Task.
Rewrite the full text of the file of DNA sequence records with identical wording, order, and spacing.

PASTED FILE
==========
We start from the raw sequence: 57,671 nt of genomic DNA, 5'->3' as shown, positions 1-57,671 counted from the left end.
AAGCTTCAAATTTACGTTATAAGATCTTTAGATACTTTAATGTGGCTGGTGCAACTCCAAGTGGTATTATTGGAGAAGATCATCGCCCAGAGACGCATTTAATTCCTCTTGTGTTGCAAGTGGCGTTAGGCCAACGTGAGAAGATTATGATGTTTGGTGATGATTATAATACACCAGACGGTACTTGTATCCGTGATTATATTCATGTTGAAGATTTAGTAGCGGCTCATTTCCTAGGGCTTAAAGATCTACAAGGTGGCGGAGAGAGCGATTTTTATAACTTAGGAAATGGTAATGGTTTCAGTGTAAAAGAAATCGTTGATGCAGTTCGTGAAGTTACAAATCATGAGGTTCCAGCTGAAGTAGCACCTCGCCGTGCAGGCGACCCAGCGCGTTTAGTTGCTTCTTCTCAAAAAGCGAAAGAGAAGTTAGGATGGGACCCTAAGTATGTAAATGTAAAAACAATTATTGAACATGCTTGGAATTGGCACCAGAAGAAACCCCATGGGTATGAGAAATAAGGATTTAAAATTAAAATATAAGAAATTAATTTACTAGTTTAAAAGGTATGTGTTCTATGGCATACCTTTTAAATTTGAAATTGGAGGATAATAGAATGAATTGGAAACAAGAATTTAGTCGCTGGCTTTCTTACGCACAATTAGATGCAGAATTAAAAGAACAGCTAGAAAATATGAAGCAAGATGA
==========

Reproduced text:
We start from the raw sequence: 57,671 nt of genomic DNA, 5'->3' as shown, positions 1-57,671 counted from the left end.
AAGCTTCAAATTTACGTTATAAGATCTTTAGATACTTTAATGTGGCTGGTGCAACTCCAAGTGGTATTATTGGAGAAGATCATCGCCCAGAGACGCATTTAATTCCTCTTGTGTTGCAAGTGGCGTTAGGCCAACGTGAGAAGATTATGATGTTTGGTGATGATTATAATACACCAGACGGTACTTGTATCCGTGATTATATTCATGTTGAAGATTTAGTAGCGGCTCATTTCCTAGGGCTTAAAGATCTACAAGGTGGCGGAGAGAGCGATTTTTATAACTTAGGAAATGGTAATGGTTTCAGTGTAAAAGAAATCGTTGATGCAGTTCGTGAAGTTACAAATCATGAGGTTCCAGCTGAAGTAGCACCTCGCCGTGCAGGCGACCCAGCGCGTTTAGTTGCTTCTTCTCAAAAAGCGAAAGAGAAGTTAGGATGGGACCCTAAGTATGTAAATGTAAAAACAATTATTGAACATGCTTGGAATTGGCACCAGAAGAAACCCCATGGGTATGAGAAATAAGGATTTAAAATTAAAATATAAGAAATTAATTTACTAGTTTAAAAGGTATGTGTTCTATGGCATACCTTTTAAATTTGAAATTGGAGGATAATAGAATGAATTGGAAACAAGAATTTAGTCGCTGGCTTTCTTACGCACAATTAGATGCAGAATTAAAAGAACAGCTAGAAAATATGAAGCAAGATGA